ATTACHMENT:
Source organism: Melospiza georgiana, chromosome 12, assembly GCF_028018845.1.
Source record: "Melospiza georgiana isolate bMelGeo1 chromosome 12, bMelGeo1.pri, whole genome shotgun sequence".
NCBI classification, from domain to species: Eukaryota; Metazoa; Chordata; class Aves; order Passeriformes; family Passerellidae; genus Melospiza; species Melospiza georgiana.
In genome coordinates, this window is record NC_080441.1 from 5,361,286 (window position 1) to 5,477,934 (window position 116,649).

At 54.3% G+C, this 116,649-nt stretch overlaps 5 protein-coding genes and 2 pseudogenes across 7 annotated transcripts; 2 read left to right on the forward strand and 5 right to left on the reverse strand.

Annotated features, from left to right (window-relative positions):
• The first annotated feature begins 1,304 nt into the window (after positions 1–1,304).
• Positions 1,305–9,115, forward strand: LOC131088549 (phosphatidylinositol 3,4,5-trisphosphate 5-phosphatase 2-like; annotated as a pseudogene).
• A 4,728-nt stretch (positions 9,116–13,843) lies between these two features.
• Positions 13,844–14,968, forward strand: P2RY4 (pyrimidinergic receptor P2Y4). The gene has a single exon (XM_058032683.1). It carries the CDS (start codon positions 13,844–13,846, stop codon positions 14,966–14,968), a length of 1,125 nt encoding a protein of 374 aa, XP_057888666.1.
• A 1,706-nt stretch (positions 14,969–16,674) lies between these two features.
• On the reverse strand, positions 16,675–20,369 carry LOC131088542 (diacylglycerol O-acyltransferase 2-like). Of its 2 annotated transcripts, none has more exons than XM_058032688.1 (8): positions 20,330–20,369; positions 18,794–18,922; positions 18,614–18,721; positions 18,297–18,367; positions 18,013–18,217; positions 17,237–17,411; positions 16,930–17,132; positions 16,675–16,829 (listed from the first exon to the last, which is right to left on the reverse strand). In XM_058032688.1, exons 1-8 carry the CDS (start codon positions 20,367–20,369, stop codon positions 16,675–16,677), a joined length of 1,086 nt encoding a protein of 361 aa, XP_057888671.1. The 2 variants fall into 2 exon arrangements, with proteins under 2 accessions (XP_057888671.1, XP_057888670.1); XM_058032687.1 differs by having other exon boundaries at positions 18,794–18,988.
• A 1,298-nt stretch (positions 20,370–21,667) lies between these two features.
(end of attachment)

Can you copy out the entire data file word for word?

Source organism: Melospiza georgiana, chromosome 12, assembly GCF_028018845.1.
Source record: "Melospiza georgiana isolate bMelGeo1 chromosome 12, bMelGeo1.pri, whole genome shotgun sequence".
NCBI classification, from domain to species: Eukaryota; Metazoa; Chordata; class Aves; order Passeriformes; family Passerellidae; genus Melospiza; species Melospiza georgiana.
In genome coordinates, this window is record NC_080441.1 from 5,361,286 (window position 1) to 5,477,934 (window position 116,649).

At 54.3% G+C, this 116,649-nt stretch overlaps 5 protein-coding genes and 2 pseudogenes across 7 annotated transcripts; 2 read left to right on the forward strand and 5 right to left on the reverse strand.

Annotated features, from left to right (window-relative positions):
• The first annotated feature begins 1,304 nt into the window (after positions 1–1,304).
• Positions 1,305–9,115, forward strand: LOC131088549 (phosphatidylinositol 3,4,5-trisphosphate 5-phosphatase 2-like; annotated as a pseudogene).
• A 4,728-nt stretch (positions 9,116–13,843) lies between these two features.
• Positions 13,844–14,968, forward strand: P2RY4 (pyrimidinergic receptor P2Y4). The gene has a single exon (XM_058032683.1). It carries the CDS (start codon positions 13,844–13,846, stop codon positions 14,966–14,968), a length of 1,125 nt encoding a protein of 374 aa, XP_057888666.1.
• A 1,706-nt stretch (positions 14,969–16,674) lies between these two features.
• On the reverse strand, positions 16,675–20,369 carry LOC131088542 (diacylglycerol O-acyltransferase 2-like). Of its 2 annotated transcripts, none has more exons than XM_058032688.1 (8): positions 20,330–20,369; positions 18,794–18,922; positions 18,614–18,721; positions 18,297–18,367; positions 18,013–18,217; positions 17,237–17,411; positions 16,930–17,132; positions 16,675–16,829 (listed from the first exon to the last, which is right to left on the reverse strand). In XM_058032688.1, exons 1-8 carry the CDS (start codon positions 20,367–20,369, stop codon positions 16,675–16,677), a joined length of 1,086 nt encoding a protein of 361 aa, XP_057888671.1. The 2 variants fall into 2 exon arrangements, with proteins under 2 accessions (XP_057888671.1, XP_057888670.1); XM_058032687.1 differs by having other exon boundaries at positions 18,794–18,988.
• A 1,298-nt stretch (positions 20,370–21,667) lies between these two features.